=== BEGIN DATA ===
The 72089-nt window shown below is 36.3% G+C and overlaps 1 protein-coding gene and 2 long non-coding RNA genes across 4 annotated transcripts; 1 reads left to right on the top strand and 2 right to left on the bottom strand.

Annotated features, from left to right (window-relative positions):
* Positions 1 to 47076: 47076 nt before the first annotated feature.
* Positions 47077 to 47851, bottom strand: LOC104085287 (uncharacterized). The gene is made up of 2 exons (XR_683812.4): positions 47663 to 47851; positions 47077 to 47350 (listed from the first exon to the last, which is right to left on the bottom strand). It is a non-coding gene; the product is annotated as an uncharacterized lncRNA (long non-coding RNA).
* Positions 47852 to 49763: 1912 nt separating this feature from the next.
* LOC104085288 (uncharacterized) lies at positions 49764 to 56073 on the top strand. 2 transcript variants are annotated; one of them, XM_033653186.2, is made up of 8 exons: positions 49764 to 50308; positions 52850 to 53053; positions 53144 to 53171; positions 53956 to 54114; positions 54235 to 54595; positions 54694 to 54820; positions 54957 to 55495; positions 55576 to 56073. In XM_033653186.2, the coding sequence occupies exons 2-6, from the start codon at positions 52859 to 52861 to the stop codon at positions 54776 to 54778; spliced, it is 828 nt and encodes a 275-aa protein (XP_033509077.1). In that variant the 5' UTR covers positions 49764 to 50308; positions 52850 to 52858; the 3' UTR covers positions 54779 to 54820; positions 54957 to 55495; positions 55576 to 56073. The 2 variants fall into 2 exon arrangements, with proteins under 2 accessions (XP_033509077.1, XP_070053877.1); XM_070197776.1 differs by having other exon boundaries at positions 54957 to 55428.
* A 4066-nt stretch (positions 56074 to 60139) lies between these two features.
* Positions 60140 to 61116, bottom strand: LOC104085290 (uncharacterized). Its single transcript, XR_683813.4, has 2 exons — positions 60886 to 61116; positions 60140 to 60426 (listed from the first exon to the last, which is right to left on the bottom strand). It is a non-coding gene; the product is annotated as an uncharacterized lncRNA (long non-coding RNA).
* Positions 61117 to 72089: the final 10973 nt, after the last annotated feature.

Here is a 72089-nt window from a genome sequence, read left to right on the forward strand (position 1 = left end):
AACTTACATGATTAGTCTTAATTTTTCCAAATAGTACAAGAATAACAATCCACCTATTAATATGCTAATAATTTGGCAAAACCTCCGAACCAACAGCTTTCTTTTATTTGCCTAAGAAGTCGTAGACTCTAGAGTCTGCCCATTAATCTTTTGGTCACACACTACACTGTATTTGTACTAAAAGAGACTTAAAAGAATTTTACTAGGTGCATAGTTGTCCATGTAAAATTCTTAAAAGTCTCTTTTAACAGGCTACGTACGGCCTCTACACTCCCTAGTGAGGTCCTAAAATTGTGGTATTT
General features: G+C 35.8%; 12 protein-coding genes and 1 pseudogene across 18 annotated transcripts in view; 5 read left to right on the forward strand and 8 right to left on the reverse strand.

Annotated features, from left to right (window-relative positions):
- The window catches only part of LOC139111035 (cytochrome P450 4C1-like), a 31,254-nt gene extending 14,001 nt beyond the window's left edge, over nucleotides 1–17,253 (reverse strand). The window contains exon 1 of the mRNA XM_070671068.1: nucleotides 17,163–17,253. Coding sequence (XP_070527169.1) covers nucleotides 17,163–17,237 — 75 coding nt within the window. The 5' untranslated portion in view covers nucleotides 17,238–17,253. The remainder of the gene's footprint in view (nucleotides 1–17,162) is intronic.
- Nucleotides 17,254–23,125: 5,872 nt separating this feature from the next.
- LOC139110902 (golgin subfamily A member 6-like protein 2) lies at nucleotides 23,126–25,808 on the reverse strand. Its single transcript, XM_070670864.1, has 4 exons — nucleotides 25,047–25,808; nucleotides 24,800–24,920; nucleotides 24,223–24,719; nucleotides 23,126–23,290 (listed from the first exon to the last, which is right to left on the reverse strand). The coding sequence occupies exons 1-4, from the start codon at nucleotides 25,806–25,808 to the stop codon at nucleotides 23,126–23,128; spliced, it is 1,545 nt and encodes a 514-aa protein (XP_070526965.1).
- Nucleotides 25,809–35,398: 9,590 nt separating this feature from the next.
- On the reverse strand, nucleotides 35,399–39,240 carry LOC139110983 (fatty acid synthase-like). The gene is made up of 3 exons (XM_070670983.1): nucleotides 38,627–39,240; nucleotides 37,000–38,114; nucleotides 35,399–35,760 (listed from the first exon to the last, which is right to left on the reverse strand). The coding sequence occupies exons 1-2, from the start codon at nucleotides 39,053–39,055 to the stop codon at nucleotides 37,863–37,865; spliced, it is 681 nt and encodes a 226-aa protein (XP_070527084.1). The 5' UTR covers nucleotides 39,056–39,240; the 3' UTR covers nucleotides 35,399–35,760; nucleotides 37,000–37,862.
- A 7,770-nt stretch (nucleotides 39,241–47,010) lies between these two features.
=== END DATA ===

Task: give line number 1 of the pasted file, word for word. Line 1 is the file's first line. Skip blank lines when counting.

The 72089-nt window shown below is 36.3% G+C and overlaps 1 protein-coding gene and 2 long non-coding RNA genes across 4 annotated transcripts; 1 reads left to right on the top strand and 2 right to left on the bottom strand.